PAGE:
Feeds

Microsoft to end Windows 8 discounts on January 31

Here's what it will really cost

Protecting against web application threats using SSL

Say what you will about Windows 8; at least the upgrade from Windows 7 is cheap. Or it is for now. After January 31 will be a different story.

Ever since Windows 8's October 26, 2012 launch, Microsoft has been offering retail Windows 8 Pro upgrade DVDs for $69.99. Online upgrades have been even cheaper, at $39.99. And customers who bought new PCs or laptops with Windows 7 preloaded got the best deal of all: If they registered with Microsoft, the online Windows 8 upgrade cost them just $14.99.

Microsoft always said these rates were temporary, but lots of pundits didn't believe it. Why would Redmond raise its prices, they argued, given how tepid customer reaction to the new OS has been?

Well, put such notions aside. In a blog post on Friday, Microsoft confirmed that when it said its discounted Windows 8 upgrade pricing was for a limited time only, it really meant it.

As previously announced, all of the above prices end on January 31. Starting in February, all editions of Windows 8 will sell for their full list prices, which means the cheapest Windows 8 upgrade will go for $119.99.

Note, however, that unlike the discounted upgrades offered previously, that price just gets you Windows 8, not Windows 8 Pro. If you want the additional Pro features – including BitLocker encryption, domain connectivity, and Hyper-V virtualization, among others – you'll need to shell out a little more for the Pro upgrade edition, priced at $199.99.

If you already have Windows 8 and you want to upgrade to Windows 8 Pro, the Pro Pack upgrade will cost you $69.99 through January 31. After that, the price goes up to $99.99.

These list prices are similar to what Microsoft charged to upgrade to Windows 7 from Windows Vista or earlier, but they're still high in today's computing market. The last upgrade for Apple's OS X – currently the only other mainstream desktop OS – cost just $20, and you can upgrade most desktop Linux systems for free.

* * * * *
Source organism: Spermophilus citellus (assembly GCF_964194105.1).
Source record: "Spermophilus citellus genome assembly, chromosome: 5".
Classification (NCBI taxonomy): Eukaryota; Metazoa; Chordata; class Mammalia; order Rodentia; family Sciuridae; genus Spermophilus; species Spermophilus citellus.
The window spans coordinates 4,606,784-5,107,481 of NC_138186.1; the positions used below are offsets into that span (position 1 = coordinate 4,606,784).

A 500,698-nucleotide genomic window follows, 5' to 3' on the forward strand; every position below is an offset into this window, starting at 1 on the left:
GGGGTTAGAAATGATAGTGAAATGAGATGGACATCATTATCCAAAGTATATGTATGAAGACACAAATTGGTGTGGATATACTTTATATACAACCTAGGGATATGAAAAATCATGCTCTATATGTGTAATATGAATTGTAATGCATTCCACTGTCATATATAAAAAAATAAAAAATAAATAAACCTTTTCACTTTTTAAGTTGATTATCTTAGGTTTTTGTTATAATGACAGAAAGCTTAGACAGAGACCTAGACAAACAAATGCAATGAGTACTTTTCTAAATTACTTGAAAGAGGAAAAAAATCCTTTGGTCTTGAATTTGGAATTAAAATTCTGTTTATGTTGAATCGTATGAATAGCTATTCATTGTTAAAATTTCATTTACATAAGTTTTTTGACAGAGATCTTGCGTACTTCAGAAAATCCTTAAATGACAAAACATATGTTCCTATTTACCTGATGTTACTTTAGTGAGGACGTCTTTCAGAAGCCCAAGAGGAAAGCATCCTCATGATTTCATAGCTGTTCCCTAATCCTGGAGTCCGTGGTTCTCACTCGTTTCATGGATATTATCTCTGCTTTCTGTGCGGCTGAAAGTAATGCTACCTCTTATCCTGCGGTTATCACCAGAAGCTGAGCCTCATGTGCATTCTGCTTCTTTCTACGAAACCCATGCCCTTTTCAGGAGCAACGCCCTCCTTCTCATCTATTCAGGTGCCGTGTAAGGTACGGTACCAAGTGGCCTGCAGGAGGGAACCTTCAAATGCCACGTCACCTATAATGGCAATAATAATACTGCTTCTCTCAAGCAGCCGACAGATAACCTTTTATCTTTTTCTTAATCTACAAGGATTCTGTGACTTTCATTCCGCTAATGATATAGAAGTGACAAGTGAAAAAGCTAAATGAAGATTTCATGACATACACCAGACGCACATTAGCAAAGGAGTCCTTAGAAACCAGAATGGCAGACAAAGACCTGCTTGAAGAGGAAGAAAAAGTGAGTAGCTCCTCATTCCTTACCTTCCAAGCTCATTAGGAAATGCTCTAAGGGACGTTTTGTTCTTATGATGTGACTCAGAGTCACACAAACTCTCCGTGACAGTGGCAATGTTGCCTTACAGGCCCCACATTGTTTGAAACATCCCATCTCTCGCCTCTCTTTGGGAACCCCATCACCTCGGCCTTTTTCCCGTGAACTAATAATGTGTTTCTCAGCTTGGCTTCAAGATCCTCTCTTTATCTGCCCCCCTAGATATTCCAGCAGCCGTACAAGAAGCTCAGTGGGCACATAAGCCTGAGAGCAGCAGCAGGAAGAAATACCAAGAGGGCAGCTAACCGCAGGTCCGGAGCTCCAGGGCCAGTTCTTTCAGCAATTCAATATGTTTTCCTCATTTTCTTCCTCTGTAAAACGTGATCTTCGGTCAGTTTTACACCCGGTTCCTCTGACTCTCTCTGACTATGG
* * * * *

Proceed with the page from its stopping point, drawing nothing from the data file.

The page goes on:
Still, many customers won't actually upgrade at all. Instead, they'll get their first taste of Windows 8 when they buy a new laptop or PC. Microsoft claims it has sold 60 million Windows 8 licenses so far, with a good chunk of those going to OEMs who plan to bundle the OS with their new kit.

In addition to ending its Windows upgrade discounts, Microsoft will also begin charging $9.99 for its Windows Media Center add-on pack on January 31. Previously it had been a free upgrade for Windows 8 Pro users.

Upgrade pricing for the UK, Europe, and other regions was not available as The Reg went to press. ®

New hybrid storage solutions

More from The Register

next story
New 'Cosmos' browser surfs the net by TXT alone
No data plan? No WiFi? No worries ... except sluggish download speed
'Windows 9' LEAK: Microsoft's playing catchup with Linux
Multiple desktops and live tiles in restored Start button star in new vids
iOS 8 release: WebGL now runs everywhere. Hurrah for 3D graphics!
HTML 5's pretty neat ... when your browser supports it
Mathematica hits the Web
Wolfram embraces the cloud, promies private cloud cut of its number-cruncher
Mozilla shutters Labs, tells nobody it's been dead for five months
Staffer's blog reveals all as projects languish on GitHub
'People have forgotten just how late the first iPhone arrived ...'
Plus: 'Google's IDEALISM is an injudicious justification for inappropriate biz practices'
SUSE Linux owner Attachmate gobbled by Micro Focus for $2.3bn
Merger will lead to mainframe and COBOL powerhouse
iOS 8 Healthkit gets a bug SO Apple KILLS it. That's real healthcare!
Not fit for purpose on day of launch, says Cupertino
prev story

Whitepapers

Secure remote control for conventional and virtual desktops
Balancing user privacy and privileged access, in accordance with compliance frameworks and legislation. Evaluating any potential remote control choice.
WIN a very cool portable ZX Spectrum
Win a one-off portable Spectrum built by legendary hardware hacker Ben Heck
Storage capacity and performance optimization at Mizuno USA
Mizuno USA turn to Tegile storage technology to solve both their SAN and backup issues.
High Performance for All
While HPC is not new, it has traditionally been seen as a specialist area – is it now geared up to meet more mainstream requirements?
The next step in data security
With recent increased privacy concerns and computers becoming more powerful, the chance of hackers being able to crack smaller-sized RSA keys increases.